Tin Mining in Cornwall and Its Effects on Building Stability

Cornwall has a very good amount of tin deposits in its vicinity. Considering that tin is one of the scarcest metals known on Earth, Cornwall has become a profitable spot for metal mining. The history of Cornwall tin mining can be traced back as early as the Bronze Age approximately 2,150 BC and ended at the latter part of 20th Century upon the closing of South Crofty tin mine.

Cornwall contains most of the deposits of metals such as tin and copper. Tin saved the mining industry in Cornwall after copper became non-viable in several metal manufacturers. However, it did not entirely solve the problem on smaller communities since deep mining costs more.

Advantages of Tin Mining to Cornwall

Tin is a valuable metal with great practical usage, even in the modern times. From basic home usage to construction sites, tin has become even more advantageous. Tin is a highly corrosion-resistant element used in different metal works including processed canned goods and protecting metal parts in construction work from rusting.

Tin buildings in some parts of the United Kingdom are considered an “architectural gem.”  Since its invention in 1892, tin buildings have been very practical to its occupants and owners considering that they are rust-proof. Tin churches even became homes to many people in a war-torn decade.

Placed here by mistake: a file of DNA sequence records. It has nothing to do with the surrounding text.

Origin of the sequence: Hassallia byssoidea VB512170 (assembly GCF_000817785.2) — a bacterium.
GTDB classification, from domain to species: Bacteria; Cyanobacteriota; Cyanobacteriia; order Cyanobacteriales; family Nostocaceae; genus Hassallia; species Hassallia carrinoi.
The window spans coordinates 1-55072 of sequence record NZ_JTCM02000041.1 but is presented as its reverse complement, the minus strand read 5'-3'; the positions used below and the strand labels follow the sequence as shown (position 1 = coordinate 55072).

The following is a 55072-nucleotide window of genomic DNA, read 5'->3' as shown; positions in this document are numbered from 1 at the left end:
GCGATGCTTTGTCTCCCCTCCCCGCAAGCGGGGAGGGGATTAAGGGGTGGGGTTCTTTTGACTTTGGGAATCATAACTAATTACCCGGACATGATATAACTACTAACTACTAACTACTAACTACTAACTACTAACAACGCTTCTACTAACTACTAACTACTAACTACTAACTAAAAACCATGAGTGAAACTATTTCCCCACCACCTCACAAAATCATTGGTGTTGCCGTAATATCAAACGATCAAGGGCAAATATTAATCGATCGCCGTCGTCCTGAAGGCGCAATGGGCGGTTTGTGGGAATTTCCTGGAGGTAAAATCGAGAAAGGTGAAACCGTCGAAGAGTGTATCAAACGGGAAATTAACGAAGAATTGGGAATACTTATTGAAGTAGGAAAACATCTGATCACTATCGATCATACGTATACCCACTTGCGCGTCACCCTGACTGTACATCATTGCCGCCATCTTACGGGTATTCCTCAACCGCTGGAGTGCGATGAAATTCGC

Effects of Tin in the Environment

On the other hand, Cornwall tin mining has left a detrimental effect to its environment. Although the industry generated hundreds of high-paying jobs for the residents, this was not enough to cover the impact of environmental degradation and hazards.

Tin as single atoms are not really toxic to any kind of organism, but organic tin is. The organic derivative of the metal is considered as a pollutant and has proliferated in Cornwall’s coastal areas and its ecosystem. It can disrupt the healthy food chain process and may affect aquatic life.

Tin MiningTin mining in Cornwall has provided different advantages, but another adverse effect it had was on buildings. At the peak of Cornwall mining, steam engine was invented, believing that it could bring out underground water for further deep mining. This “new” idea by Thomas Newcomen worked, but at the expense of building stability. Underground mining causes that gradually loosen the soil at the top surface. If this happens, buildings and other materials above the affected area will loosen and will eventually shrink.

Buildings need strong foundation, especially with how the soil is formed. Because of Cornwall’s tin mining, a large percentage of the area has become inappropriate for buildings and residential areas. Although the product of tin mining can protect buildings and provide people with useful non-corrosive tools, this was not enough to ignore the disadvantages.

In this case, tin mining in Cornwall is a double-edge sword for its residents. It is advantageous in a way that it produced more jobs and uplifted the place’s economic status, but will leave their place unsuitable for developing structural sites.

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About

Having served 16 years in the army Colin re-educated during the early 1990’s including two years at the Camborne School of Mines reading Mineral Surveying and Resource Management achieving a first class Diploma (Dip CSM). This allowed direct entry to the second year at The University of the West of England, Bristol reading Valuation and Estate Management. Training and experience was gained with Exeter City Council Estates Department and Sheperds Chartered Surveyors qualifying as a Member of the Royal Institution of Chartered Surveyors in June 2003. Colin set-up the company in May 2009 and covers the complete range of services.

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